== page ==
I-84 Exit 63 Off-Ramp

Officials at the Connecticut Department of Transportation (ConnDOT) undertook a redesign of the eastbound Exit 63 off-ramp on I-84 to meet new federal requirements for the appropriate ramp radius. In doing so, they created the longest geosynthetic reinforced soil-integrated (GRS) abutment system in the United States. The bridge features precast concrete economical fabrication (PCEF) bulb tee beams erected in two phases.

The new four-lane, single-span structure spans the Hockanum River and replaces a two-lane bridge, allowing for widening the exit ramp to the required radius. New turning lanes also were added on the highway leading to the ramp.

The 107.65-foot-long precast concrete beams were specified to work with the GRS abutments, which allowed the beams to provide necessary support. The project originally was designed using NEBT beams but was value-engineered to the PCEF shape, which are virtual the same as a NEBT. Northeast Prestressed Products LLC (NPP) cast the beams, which were designed by Eriksson Technologies.

“The structure was designed to be very sturdy and provide added durability,” says Russell Bush, project manager at ROTHA Contracting. The improved elements include 42 0.6-inch strands, a 14-inch-thick concrete deck, and fiberglass reinforcement in the beams. They also were cast with 10,000-psi concrete.

The 12 beams, weighing 47.7 tons apiece, were cast in a straight alignment despite the road having a heavy curve. This approach simplified the bridge geometry, according to Troy M. Jenkins, chief engineer at NPP.

Travel Restrictions
The GRS and prefabricated beams helped meet the tight schedule, which required close communication, Bush notes. “We had a very tight window for the erection as well as delivery restrictions due to the beam lengths.”

The restrictions included being able to transport the components only during the day, coupled with the converse requirement that the beams could be erected only at night, with no staging area in proximity of the jobsite.

Erected in Two Phases
The erection was split into two stages, with two new lanes (requiring seven beams) first erected adjacent to the existing ramp. Traffic was then moved onto those lanes, and the existing ramp was demolished and replaced on the interior of the radius with a new five-beam portion of two lanes. The project began construction in April 2016 and was completed in December 2016.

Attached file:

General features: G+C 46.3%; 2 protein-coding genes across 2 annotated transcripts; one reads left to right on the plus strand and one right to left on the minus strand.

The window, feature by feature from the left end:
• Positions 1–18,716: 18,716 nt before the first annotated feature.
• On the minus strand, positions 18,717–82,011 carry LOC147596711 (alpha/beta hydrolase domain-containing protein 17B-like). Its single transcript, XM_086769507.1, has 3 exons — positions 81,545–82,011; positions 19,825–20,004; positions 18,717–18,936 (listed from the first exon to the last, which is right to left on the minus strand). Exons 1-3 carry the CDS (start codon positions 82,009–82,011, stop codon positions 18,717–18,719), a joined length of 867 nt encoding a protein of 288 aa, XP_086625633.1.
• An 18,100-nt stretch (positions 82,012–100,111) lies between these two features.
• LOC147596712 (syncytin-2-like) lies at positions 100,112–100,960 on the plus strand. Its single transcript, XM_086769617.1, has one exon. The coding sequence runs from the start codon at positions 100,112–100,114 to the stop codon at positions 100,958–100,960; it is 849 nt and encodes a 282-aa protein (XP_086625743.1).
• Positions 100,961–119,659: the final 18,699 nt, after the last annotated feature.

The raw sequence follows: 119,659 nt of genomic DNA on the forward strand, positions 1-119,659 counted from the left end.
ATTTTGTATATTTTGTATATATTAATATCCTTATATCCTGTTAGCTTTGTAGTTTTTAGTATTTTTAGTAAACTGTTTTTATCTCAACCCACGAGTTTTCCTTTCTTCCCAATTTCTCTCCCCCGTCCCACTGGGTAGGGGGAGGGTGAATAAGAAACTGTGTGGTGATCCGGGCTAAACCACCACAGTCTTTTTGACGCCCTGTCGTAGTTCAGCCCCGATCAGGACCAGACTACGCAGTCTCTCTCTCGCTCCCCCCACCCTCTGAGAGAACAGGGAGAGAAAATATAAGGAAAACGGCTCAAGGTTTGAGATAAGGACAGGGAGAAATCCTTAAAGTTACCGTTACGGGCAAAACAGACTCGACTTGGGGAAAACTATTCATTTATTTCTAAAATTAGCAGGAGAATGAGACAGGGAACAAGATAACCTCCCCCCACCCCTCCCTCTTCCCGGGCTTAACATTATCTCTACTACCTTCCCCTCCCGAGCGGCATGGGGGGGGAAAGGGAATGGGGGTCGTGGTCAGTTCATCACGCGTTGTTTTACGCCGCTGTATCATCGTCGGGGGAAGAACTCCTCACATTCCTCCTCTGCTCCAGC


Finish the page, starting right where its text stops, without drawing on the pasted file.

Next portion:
The bridge was designed as a pilot project for ConnDOT, Bush notes. “The goal was to test the concept to determine its viability for speeding up these projects. Using the long bulb-tee sections and incorporating the integral abutment on top of the GRS structure was a unique approach that worked well.”

Project Details

City:

Manchester
 

State:

CT
 

Owner/Designer:

Connecticut Department of Transportation (ConnDOT), Newington, CT
 

Precast Engineer:

Eriksson Technologies, Temple Terrace, FL
 

Contractor:

ROTHA Contracting Company, Inc., Avon,CT
 

Structural Precast Elements:

• (12) 107.65-foot-long precast concrete economical fabrication (PCEF) bulb-tee beams (32/47 inches deep and 65.5 feet wide) erected in two phases.
• Vast with 10,000-psi concrete.
 

Key Project Attributes:

• Construction Time: only eight months.
• Four-lane, single-span structure spanning the Hockanum River.
 

Project Details:

• Replaced two-lane bridge, allowing for widening the exit ramp to the required radius.
• Features longest geosynthetic reinforced soil-integrated (GRS) abutment system in the United States.
 

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